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DSL/vectoring/G.fast

FCC Explains Its Broadband Plan

MENLO PARK, Calif. -- The important thing to remember about the U.S. National Broadband Plan is that it's not going to fix everything.

Blair Levin, a former Federal Communications Commission (FCC) chief of staff who's returned to run the FCC's broadband initiative, and Carlos Kirjner, senior adviser to the FCC chairman, spoke at an informal gathering of about 50 people this morning, organized by Silicon Valley's Churchill Club. Everyone crammed into a cozy conference room at the law offices of Goodwin Proctor to get an update on just what this Broadband Plan includes and why the FCC deems it necessary.



The FCC has to submit the plan to Congress by Feb. 17, and Levin and Kirjner have been soliciting public input, through in-person forums and 27 public notices requesting comment. This being Silicon Valley, both men were quick to mention, repeatedly, how much they view and crave the opinions of the technorati.

It wasn't just a techy kiss-up session, though. The tone was candid as Levin and Kirjner summed up the major areas the Plan is addressing so far:
  • The need for more wireless spectrum
  • IPTV and other IP-related changes to TV markets
  • Developing ways to let users quantify how well broadband is working
  • Security and privacy
  • "Universalization," bringing broadband to institutions like schools and hospitals
  • Lowering broadband costs by addressing issues such as right-of-way


But the broadband plan won't fix every contention that exists around broadband issues. Net neutrality is a good example. It came up in audience Q&A, but Levin and Kirjner said the plan won't be answering that issue simply because that's the job of other people at the FCC.

One audience member raised a more thought-provoking question: Can the broadband plan create some long-reaching infrastructure that will benefit people for decades, the way the national highway system did?

In some ways, it doesn't seem likely.

"We struggle with this a lot, because there are a lot of people saying, 'Be visionary. Be big,'" Levin said. But analysis kills off some big ideas. He cited the FCC's contention, which he said is backed by other studies, that it would cost $350 billion to bring fiber broadband to every American.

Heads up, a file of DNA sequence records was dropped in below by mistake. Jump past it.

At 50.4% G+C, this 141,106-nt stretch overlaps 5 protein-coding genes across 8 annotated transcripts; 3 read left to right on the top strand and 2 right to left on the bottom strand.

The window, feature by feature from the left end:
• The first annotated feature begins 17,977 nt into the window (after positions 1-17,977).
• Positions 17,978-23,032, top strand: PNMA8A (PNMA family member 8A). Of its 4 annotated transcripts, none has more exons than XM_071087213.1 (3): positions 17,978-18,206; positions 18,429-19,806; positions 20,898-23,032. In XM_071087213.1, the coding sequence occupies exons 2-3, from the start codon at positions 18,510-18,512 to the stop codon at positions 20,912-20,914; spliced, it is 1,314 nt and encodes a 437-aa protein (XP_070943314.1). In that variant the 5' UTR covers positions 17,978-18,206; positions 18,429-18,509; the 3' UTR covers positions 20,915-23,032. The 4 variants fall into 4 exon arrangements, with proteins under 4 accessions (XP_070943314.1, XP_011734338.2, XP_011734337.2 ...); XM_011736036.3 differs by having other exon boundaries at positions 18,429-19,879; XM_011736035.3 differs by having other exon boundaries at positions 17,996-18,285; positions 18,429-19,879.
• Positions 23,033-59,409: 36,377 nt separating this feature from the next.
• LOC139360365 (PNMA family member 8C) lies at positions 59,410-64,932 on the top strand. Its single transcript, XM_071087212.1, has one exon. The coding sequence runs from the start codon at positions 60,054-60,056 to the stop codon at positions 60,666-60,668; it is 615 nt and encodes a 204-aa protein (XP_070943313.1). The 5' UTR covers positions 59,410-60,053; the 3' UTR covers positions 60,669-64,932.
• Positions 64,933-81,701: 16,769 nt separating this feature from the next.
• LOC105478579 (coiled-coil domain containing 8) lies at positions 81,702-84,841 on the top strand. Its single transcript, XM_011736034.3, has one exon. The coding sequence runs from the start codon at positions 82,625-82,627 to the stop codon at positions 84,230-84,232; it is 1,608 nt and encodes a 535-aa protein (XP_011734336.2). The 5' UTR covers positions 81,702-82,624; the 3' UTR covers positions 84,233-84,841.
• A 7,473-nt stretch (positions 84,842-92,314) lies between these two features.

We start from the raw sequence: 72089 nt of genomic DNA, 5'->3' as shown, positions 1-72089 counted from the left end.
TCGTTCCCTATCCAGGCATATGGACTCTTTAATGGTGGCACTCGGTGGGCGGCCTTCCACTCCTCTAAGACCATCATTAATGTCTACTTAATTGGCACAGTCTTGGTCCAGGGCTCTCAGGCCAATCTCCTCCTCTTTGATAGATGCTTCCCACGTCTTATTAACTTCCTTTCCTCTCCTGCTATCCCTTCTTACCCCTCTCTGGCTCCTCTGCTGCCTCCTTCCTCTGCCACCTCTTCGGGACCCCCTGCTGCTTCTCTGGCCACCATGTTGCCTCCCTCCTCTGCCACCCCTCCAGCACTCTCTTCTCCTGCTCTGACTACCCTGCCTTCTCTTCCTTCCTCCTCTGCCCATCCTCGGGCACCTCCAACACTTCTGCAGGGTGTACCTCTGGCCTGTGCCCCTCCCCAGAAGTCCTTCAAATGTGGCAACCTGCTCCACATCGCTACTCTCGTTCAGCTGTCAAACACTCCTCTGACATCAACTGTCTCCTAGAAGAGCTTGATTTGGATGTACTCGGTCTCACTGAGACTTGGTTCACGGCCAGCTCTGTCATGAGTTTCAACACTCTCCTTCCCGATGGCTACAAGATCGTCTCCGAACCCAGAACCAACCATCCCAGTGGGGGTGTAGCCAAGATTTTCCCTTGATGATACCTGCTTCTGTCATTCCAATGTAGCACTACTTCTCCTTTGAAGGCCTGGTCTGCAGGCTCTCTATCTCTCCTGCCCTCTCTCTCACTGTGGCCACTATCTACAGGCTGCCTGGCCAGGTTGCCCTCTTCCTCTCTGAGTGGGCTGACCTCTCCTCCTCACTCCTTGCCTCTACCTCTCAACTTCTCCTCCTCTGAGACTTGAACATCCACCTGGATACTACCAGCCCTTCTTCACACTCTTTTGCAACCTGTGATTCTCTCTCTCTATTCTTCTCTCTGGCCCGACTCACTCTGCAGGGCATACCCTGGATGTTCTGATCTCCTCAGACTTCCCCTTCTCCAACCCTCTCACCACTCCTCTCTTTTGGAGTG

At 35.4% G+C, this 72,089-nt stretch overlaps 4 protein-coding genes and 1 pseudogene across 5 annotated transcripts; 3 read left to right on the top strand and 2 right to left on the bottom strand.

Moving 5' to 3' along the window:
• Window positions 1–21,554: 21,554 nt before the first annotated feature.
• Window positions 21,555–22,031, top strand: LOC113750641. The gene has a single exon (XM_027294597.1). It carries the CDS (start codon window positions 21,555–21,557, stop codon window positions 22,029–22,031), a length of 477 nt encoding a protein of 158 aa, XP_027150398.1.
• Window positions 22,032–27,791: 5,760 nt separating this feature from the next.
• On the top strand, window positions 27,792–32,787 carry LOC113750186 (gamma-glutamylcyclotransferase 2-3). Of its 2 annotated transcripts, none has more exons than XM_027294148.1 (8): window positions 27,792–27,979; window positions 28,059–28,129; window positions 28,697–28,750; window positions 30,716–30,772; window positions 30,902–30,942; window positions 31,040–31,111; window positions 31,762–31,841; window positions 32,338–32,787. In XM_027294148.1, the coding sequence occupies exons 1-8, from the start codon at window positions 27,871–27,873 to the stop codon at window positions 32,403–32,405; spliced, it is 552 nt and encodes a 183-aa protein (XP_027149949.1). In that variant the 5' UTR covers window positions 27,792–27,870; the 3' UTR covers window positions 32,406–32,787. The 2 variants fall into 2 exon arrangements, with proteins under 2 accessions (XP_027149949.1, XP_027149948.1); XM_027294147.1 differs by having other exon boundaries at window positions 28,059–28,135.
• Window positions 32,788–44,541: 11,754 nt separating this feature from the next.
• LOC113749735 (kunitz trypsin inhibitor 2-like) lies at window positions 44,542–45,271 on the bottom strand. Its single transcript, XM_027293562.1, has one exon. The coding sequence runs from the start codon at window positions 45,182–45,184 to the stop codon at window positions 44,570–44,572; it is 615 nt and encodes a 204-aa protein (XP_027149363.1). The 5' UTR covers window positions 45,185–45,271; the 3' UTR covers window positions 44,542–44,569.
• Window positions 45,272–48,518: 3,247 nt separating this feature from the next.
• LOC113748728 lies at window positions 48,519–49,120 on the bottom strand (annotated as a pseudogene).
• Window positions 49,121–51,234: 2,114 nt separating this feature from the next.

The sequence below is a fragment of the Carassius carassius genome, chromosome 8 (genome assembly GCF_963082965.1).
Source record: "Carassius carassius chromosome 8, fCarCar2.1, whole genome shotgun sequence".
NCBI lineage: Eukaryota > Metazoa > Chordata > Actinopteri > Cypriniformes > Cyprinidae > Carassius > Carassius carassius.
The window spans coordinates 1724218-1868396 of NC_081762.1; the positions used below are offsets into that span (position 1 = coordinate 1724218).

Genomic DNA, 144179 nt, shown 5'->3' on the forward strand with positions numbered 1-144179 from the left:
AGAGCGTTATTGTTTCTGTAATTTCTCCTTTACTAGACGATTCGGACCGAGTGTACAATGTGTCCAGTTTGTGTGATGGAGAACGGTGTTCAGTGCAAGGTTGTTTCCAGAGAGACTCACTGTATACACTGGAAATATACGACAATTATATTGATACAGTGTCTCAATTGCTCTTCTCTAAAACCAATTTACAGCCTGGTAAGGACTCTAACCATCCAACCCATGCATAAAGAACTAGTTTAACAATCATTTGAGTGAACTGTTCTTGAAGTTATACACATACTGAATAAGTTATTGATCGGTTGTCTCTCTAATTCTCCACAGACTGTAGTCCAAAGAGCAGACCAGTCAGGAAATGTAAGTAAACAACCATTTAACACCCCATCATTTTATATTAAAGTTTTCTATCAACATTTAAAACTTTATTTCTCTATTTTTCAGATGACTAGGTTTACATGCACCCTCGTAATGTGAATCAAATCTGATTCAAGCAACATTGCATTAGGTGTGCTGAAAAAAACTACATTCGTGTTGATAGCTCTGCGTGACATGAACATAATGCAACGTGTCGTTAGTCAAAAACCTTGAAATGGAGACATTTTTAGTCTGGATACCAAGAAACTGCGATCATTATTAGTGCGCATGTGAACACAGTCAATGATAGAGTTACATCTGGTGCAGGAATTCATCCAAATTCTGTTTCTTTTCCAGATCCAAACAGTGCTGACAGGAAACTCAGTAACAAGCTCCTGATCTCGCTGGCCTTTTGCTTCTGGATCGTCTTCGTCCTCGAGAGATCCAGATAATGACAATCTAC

In fact, much of the ground the broadband plan will cover will be more practical than glamorous: rights of way and the Universal Service Fund, for instance.

"Fixing Universal Service is something which must be done. It's not sexy," Levin said. "But we're spending $7 billion a year inefficiently."

A more exciting area that the plan will address is the set-top box market. Levin and Kirjner cited disappointment that a retail set-top market hasn't emerged in force; there are only 14 retail set-top models on the market compared with 879 mobile-handset devices, they said.

The part that's likely to get the most attention is the wireless spectrum. There's a pervasive concern that the U.S. is going to run out of spectrum for broadband, and the FCC is trying to develop market-driven ways of making sure spectrum can be allocated where it's needed.

Another audience member was concerned about the lobbying power of big operators like AT&T Inc. (NYSE: T), wondering if they'll manage to override any parts of the plan they don't like. Levin addressed that by noting that the FCC will have to do a sell job on the plan, since ideally, it's not going to be 100 percent pleasing to any particular entity.

"There are parts of this plan that AT&T is going to like and there are parts it's not going to like," Levin said.

— Craig Matsumoto, West Coast Editor, Light Reading

Pete Baldwin 12/5/2012 | 3:51:42 PM
re: FCC Explains Its Broadband Plan

Actually, I left out the best quote:  "CableCard has not succeeded in creating a retail market, which was our mandate," as Kirjner said.


The stat they showed was: Between July 2007 and August 2009, there were 16.7 million operator-leased set-top boxes installed, versus 400,000 deployed via retail.